The Brackenridge fellowship fosters collaboration across a wide range of interdisciplinary students with their own unique research interests. Over the course of the summer, we dive deeper into our passions of understanding more about a particular topic and exploring the ideas of others. One aspect of the fellowship involves students assembling into cohorts and integrating group feedback to transform individual research ideas. Within my own cohort, I am astonished by the wildly creative and intuitive research problems these students are working on solving.
Devesh Malik aims to understand the genetic factors of pediatric patients that may cause idiopathic conditions, such as rapid brain swelling during or after different types of infections.
Hilary Liu is analyzing literature from a variety of empirical research to better understand the neuroprotective properties of zinc regulation and explain some of the underlying mechanisms behind neurogenerative diseases.
Chelsea Carver distinguishes how different parental praise promote fixed or growth mindsets among children and plans to investigate the effects of these types of praise on the math, language, and cognitive skills of four-year-old children.
Philippa Zang wants to revive lost stories about Pittsburgh’s social, political, and cultural history through observing the geographic changes of the city over the past decades.
Zongkai Wang is composing an ethical framework for academic and institutional leaders to consider while creating effective policies to reduce the effects of climate change.
Corey Shultz is investigating the innerworkings of Pittsburgh’s immigrant history during the late nineteenth and early twentieth centuries, and the different healthcare access that those individuals received.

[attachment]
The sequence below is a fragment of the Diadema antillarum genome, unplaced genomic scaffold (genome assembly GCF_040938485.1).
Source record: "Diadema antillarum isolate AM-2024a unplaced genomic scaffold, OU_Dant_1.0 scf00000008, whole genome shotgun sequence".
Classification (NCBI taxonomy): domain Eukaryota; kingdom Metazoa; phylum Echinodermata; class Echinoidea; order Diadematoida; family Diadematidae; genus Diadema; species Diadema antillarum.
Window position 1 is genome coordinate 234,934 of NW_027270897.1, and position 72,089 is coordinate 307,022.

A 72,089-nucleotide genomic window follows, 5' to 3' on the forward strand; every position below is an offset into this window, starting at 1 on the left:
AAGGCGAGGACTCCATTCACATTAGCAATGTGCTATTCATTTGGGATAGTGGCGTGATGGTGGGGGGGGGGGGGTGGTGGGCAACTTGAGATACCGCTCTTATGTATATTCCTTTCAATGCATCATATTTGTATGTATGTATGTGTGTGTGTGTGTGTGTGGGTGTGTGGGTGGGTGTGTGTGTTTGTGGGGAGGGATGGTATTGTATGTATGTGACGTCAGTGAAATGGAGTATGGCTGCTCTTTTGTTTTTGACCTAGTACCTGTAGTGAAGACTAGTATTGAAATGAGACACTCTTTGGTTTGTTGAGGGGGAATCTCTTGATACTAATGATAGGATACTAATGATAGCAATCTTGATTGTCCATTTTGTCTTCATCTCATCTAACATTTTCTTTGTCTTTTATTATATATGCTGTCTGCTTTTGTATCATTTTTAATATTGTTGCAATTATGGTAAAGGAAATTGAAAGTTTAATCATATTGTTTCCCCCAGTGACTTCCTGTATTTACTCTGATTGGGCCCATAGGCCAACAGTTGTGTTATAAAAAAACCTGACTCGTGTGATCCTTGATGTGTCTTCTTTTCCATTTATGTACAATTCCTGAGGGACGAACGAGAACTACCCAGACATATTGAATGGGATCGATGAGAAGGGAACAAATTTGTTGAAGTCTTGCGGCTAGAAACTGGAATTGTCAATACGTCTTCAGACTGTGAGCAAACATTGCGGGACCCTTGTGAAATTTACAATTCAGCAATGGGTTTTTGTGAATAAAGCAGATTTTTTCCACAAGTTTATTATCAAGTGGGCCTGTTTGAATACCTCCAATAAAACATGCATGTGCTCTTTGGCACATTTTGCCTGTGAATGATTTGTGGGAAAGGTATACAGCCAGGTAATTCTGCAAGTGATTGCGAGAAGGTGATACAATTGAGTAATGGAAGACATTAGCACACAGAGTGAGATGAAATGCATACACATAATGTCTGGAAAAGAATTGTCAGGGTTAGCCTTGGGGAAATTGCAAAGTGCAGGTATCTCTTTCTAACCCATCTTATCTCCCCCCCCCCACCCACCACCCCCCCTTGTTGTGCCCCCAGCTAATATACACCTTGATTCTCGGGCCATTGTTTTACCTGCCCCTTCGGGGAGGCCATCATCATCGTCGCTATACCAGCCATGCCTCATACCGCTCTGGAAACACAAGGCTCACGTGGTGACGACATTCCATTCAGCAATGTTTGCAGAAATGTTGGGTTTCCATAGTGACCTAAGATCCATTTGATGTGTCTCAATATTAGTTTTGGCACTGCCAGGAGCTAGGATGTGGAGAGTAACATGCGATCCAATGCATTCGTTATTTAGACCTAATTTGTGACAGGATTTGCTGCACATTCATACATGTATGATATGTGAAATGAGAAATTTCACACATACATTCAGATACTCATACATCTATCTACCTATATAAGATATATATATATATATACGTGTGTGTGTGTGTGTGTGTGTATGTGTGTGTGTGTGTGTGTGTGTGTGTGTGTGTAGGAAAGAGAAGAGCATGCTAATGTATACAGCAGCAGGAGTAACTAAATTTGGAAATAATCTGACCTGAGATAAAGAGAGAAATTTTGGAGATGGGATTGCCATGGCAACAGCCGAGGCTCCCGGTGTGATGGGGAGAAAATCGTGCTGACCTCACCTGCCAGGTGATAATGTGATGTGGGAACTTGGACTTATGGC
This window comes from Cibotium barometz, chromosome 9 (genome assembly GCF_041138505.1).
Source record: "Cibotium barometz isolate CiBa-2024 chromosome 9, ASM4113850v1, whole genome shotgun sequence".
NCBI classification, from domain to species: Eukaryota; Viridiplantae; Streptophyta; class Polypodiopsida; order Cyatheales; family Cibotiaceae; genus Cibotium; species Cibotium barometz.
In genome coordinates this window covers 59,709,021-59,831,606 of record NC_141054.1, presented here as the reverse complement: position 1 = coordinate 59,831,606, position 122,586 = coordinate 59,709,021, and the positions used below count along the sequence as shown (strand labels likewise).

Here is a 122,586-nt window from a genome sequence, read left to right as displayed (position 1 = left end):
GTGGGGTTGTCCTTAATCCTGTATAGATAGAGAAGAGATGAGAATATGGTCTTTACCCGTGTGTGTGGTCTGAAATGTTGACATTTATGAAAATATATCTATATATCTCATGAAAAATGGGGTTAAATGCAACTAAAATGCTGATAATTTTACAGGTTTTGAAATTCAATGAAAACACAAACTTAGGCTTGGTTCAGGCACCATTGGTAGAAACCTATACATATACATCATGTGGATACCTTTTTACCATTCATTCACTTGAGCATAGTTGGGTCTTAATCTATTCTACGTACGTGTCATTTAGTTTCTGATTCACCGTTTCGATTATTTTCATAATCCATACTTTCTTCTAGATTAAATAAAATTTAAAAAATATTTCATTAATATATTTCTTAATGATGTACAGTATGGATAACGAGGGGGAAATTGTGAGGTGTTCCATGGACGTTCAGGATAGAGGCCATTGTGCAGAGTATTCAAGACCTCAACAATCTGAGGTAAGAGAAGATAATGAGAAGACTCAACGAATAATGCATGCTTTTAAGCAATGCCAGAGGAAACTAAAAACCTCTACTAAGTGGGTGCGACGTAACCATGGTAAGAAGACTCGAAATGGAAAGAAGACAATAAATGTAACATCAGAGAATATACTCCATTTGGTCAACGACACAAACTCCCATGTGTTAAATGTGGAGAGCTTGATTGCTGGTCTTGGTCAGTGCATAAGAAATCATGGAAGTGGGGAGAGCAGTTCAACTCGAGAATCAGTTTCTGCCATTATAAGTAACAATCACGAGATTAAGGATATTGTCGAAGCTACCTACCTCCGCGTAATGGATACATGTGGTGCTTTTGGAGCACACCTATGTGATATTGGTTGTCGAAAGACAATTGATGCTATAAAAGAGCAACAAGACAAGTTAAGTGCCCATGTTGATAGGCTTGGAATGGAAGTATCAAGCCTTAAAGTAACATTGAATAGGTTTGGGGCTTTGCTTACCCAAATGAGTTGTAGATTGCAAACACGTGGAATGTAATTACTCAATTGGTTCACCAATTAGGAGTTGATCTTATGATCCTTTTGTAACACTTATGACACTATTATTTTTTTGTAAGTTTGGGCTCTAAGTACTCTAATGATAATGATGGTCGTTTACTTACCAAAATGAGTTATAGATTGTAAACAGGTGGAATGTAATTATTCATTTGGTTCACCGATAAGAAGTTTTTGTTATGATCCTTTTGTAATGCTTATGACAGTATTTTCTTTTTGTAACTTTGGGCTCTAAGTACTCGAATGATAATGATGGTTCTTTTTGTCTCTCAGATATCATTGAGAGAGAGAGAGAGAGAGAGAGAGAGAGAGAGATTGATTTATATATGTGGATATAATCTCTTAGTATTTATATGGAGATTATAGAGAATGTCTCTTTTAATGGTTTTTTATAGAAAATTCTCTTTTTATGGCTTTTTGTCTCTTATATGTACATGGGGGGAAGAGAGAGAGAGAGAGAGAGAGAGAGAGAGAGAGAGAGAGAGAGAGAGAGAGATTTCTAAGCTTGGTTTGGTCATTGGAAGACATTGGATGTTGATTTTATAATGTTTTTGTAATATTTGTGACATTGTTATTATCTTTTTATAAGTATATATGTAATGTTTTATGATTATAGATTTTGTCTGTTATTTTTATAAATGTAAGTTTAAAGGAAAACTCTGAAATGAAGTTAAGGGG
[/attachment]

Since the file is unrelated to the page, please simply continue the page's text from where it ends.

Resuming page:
Vincent Peebles brings light to the less commonly read poems from the Alliterative Revival and seeks to make a distinction about the variegations of these types of poems.
Gabe Field noticed constructed language within speculative fiction and wants to understand their intricate history through the philosophy of language lens.
We are all Brackenridge fellows that seek to understand the complexities of the world through collaborative research. While our subject matter may differ, we collectively strive towards new modalities of conducting and communicating our research. Individually, these projects are impressive; as a whole, they are unmatched within the realm of undergraduate research. Witnessing students come together from diverse disciplines and collaborating with one other for mutual success is an unforgettable experience.
While interdisciplinary research can inherently have some communication hindrances, the fusion of worldviews among bright and energetic undergraduates overcome any struggles along the way. Each Brackenridge fellow will be able to carry this unique perspective into their careers and personal lives. We can gain a wider view of the issues our society faces and continue to grow as people through seeking to understand those who have a different story than our own.
Even though all Brackenridge fellows come from separate backgrounds and interests, we are united by our curiosity to discover more and willingness to help those around us.